By Alan Hopkins
Located near San Francisco’s southern border, John McLaren Park is the city’s second-largest park. Its 312 acres have well-developed trails that cross rolling hills and provide ample opportunities to see a diversity of birds. Unlike Golden Gate Park and the Presidio, McLaren is not overrun with joggers and cyclists on weekends. Nor is a birding outing likely to be scuttled due to special events and road closures.
John McLaren was the horticulturist who turned the sand dunes of the Sunset District into Golden Gate Park. A friend of John Muir, he believed that our parks should be “naturalistic” in appearance. Unfortunately, some of his vision seems to have been lost in both parks. In parts of McLaren Park, however, it is possible to feel as if you’re out of the city, though great hilltop vistas bring the city into view.
I first visited McLaren Park some time in the 1970s, possibly for the SF Blues Festival or the SFMoMA soapbox derby. The park became a stop on my Bird Blitz field trips on the way to Candlestick Point Park. In 1990 city birders started the San Francisco Breeding Bird Atlas, and McLaren Park was my area. It was also my area for the Christmas Bird Count for a number of years. Now, as a naturalist for Kids in Parks, I am able to take Visitacion Valley Middle School students into the park and give them their first bird-watching experiences.
The park has changed quite a bit since I first started visiting: California Quail, Loggerhead Shrikes, and Olive-sided Flycatchers are no longer found there, many of the open fields have been planted with trees, and the ponds have been cleared of the tules where Red-winged Blackbirds nested. But there are still plenty of opportunities to enjoy the birds the park has to offer.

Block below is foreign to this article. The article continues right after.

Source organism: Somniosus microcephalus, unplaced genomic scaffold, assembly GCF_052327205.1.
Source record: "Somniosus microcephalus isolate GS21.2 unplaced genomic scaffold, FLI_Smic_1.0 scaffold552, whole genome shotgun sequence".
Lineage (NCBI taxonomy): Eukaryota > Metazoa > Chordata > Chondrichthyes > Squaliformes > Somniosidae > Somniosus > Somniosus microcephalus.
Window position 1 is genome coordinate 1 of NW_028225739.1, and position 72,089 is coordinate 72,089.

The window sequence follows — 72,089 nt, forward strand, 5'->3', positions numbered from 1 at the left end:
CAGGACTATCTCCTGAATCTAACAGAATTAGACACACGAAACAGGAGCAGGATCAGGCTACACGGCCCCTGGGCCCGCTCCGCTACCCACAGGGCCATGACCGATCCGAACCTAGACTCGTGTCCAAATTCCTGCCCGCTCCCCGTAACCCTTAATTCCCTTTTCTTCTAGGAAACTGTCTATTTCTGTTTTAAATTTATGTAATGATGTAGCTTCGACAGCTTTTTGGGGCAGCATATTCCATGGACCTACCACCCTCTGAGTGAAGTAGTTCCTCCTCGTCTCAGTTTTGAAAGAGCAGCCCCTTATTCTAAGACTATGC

McLaren has a number of habitats. Of most interest are the open grassy slopes used by wintering Western Meadowlarks, Say’s Phoebes, and American Kestrels— species becoming harder to find in San Francisco as their preferred habitat is developed or planted. In the spring, the hills support an array of native wildflowers. The ridgeline along Mansell Street is frequented by local and migrating raptors. The park’s northwestern side has been planted with the usual cosmopolitan trees found in other city parks, and the species are similar: Downy Woodpecker, Hutton’s Vireo, Chestnut-backed Chickadee, Pygmy Nuthatch, White-crowned Sparrow. Wintering birds are Ruby-crowned Kinglet and Yellow-rumped and Townsend’s Warblers. Many of the birding sites are along John F. Shelley Drive. This makes it possible to do a number of quick stops. However, when I have time, I like to walk a loop that takes me through most of the habitats and birding areas.
The most productive areas are the willow-lined springs and seeps. My favorite is along the boardwalk that runs through the willows between John F. Shelley Drive and McNab Lake, just down the hill from the intersection of Shelley and Cambridge Street. This is a great spot for migrants and is where I usually begin my walk so that I can check it twice.
Some of the migrants found here have included Northern Waterthrush, Black-and-white Warbler, Rose-breasted Grosbeak, and Indigo Bunting. Usually there isn’t much on the lake, but it is worth checking for Hooded Merganser and other waterbirds passing through. Across Shelley Drive is the Jerry Garcia Amphitheater, which has a nice willow-lined seep and oak trees. This area is heavily used by professional dog walkers, and birding there can be frustrating, but the pro walkers are not as common on weekends.
From there I head up the hill to the southeast to Mansell Street, where there is a parking area and the trailhead for “Philosopher’s Way,” an artwork created by Peter Richards and Susan Schwartzenberg. The “Way” takes you to vista points with information about the area etched in stone. It is an interesting excursion but not the best for birds. Across Visitacion Avenue is a picnic area with trees frequented by Pygmy Nuthatches, Northern Mockingbirds, and migrating warblers and sparrows. The grassland below is the best place to look for Say’s Phoebe and spring wildflowers.